Local Group, in astronomy, loose cluster of at least 35 nearby galaxies, including our own Milky Way galaxy, the Andromeda Galaxy, and the Magellanic Clouds. The Local Group is spread over an ellipsoidal region of space with a major axis of approximately 3 million light-years. The Milky Way galaxy, near one end of the major axis, and the Andromeda Galaxy, near the other end, are the largest members of the group. Some of the galaxies in the group have been detected only by their infrared radiation; a dusty region in space obscures their visible light. There may be other galaxies in the Local Group that are as yet undetected. As shown by the work of G. de Vaucouleurs, the Local Group is part of a supercluster containing at least 50 separate clusters, each having from a few dozen to as many as a thousand galaxies. These groups appear to be concentrated in a plane, which indicates that the supercluster is rotating. Its center lies approximately 50 million light-years away in the direction of the constellation Virgo.
"Local Group." The Columbia Encyclopedia, 6th ed.. . Encyclopedia.com. (October 22, 2017). http://www.encyclopedia.com/reference/encyclopedias-almanacs-transcripts-and-maps/local-group
"Local Group." The Columbia Encyclopedia, 6th ed.. . Retrieved October 22, 2017 from Encyclopedia.com: http://www.encyclopedia.com/reference/encyclopedias-almanacs-transcripts-and-maps/local-group
Encyclopedia.com gives you the ability to cite reference entries and articles according to common styles from the Modern Language Association (MLA), The Chicago Manual of Style, and the American Psychological Association (APA).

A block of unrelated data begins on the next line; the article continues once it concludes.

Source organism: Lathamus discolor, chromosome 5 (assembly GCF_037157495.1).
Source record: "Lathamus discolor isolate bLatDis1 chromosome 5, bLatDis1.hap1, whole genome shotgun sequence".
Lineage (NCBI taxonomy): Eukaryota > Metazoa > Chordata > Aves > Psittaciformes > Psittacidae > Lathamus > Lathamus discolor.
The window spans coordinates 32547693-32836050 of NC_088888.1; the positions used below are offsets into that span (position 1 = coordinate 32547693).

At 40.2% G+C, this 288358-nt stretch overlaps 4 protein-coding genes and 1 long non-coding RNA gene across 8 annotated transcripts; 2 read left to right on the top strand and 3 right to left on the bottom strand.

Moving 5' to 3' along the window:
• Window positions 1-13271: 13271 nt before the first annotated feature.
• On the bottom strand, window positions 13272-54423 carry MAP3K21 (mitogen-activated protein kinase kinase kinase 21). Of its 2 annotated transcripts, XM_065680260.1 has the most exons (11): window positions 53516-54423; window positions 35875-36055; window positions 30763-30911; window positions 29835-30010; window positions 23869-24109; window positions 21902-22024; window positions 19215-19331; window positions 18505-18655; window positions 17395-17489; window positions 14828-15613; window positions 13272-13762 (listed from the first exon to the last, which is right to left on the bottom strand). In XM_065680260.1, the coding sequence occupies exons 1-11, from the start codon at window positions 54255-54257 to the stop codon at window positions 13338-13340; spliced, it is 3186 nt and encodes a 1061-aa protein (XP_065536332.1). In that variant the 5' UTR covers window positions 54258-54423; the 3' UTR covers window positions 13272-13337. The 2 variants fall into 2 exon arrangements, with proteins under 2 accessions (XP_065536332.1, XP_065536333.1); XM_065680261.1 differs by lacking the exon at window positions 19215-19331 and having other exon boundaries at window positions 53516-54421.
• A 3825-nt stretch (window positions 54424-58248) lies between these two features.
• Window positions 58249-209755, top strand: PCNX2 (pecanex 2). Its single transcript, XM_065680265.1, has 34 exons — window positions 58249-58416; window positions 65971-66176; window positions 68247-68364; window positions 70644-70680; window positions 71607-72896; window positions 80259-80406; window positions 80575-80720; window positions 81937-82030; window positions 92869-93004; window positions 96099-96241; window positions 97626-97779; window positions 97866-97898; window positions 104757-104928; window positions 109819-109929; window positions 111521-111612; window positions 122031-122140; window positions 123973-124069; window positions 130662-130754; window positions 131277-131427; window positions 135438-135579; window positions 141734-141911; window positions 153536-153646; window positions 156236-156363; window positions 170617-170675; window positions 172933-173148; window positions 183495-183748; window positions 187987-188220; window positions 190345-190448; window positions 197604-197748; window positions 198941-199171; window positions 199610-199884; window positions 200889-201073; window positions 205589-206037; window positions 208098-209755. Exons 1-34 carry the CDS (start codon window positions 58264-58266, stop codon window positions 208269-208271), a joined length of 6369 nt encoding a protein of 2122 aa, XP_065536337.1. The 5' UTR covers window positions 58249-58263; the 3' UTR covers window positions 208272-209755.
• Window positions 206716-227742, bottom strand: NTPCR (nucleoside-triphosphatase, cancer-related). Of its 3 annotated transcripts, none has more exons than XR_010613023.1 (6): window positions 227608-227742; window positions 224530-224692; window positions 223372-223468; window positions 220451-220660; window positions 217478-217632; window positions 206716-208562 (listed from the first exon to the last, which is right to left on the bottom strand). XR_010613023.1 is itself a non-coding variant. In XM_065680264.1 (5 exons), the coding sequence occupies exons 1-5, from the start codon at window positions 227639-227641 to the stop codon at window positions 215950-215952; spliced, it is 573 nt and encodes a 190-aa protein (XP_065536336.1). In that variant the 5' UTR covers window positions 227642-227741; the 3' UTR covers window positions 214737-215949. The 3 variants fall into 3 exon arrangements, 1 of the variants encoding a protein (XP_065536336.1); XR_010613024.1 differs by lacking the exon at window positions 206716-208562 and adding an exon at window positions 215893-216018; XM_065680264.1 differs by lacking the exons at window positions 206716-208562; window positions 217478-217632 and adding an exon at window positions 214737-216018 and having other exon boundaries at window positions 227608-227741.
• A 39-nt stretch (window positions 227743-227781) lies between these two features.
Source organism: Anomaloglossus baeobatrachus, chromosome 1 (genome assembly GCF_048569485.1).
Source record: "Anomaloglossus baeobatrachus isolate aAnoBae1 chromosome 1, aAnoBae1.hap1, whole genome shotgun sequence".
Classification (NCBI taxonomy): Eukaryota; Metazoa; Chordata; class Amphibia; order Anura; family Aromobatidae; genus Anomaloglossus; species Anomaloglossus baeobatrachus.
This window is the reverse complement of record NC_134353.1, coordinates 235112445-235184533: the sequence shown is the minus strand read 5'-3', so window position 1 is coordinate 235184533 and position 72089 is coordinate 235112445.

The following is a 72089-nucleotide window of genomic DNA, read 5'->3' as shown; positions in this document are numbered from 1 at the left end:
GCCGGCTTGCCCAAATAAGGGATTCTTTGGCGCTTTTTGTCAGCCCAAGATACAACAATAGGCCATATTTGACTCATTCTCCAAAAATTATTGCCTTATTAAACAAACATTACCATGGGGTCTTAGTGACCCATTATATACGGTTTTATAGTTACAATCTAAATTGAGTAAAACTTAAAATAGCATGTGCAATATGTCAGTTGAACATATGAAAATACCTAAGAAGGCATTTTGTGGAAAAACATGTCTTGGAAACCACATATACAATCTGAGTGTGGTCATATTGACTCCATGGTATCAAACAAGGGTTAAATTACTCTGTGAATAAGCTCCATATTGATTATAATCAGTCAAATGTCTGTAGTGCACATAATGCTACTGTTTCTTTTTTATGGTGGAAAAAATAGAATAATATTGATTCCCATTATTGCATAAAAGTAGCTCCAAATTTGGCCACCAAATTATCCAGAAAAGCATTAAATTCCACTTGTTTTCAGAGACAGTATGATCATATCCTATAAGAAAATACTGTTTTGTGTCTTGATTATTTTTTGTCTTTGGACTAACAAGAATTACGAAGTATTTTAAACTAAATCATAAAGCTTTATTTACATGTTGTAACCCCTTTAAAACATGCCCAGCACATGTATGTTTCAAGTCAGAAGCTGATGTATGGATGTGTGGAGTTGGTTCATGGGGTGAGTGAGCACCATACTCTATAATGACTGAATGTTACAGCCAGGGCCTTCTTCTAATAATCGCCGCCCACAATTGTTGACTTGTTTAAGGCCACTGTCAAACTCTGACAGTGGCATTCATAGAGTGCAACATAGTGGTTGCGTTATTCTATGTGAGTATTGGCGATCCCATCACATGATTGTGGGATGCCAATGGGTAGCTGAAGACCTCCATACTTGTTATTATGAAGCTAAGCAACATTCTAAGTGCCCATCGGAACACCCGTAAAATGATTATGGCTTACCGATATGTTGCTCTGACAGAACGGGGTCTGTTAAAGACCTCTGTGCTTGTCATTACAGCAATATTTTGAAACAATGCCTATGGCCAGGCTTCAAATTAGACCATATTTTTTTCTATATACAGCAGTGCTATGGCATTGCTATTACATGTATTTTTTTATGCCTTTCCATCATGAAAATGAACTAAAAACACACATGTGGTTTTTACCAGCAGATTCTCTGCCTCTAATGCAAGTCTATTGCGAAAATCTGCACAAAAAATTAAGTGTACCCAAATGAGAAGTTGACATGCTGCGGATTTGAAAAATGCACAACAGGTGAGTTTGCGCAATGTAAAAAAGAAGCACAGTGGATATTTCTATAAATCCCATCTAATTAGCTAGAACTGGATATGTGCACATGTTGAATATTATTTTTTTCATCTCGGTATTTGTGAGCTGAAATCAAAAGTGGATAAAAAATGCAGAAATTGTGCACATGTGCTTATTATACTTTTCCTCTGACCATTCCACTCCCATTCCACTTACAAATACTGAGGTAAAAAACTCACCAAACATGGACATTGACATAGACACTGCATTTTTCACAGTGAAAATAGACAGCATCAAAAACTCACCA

Within the “Cite this article” tool, pick a style to see how all available information looks when formatted according to that style. Then, copy and paste the text into your bibliography or works cited list.
Because each style has its own formatting nuances that evolve over time and not all information is available for every reference entry or article, Encyclopedia.com cannot guarantee each citation it generates. Therefore, it’s best to use Encyclopedia.com citations as a starting point before checking the style against your school or publication’s requirements and the most-recent information available at these sites:
Modern Language Association
The Chicago Manual of Style
American Psychological Association
- Most online reference entries and articles do not have page numbers. Therefore, that information is unavailable for most Encyclopedia.com content. However, the date of retrieval is often important. Refer to each style’s convention regarding the best way to format page numbers and retrieval dates.
- In addition to the MLA, Chicago, and APA styles, your school, university, publication, or institution may have its own requirements for citations. Therefore, be sure to refer to those guidelines when editing your bibliography or works cited list.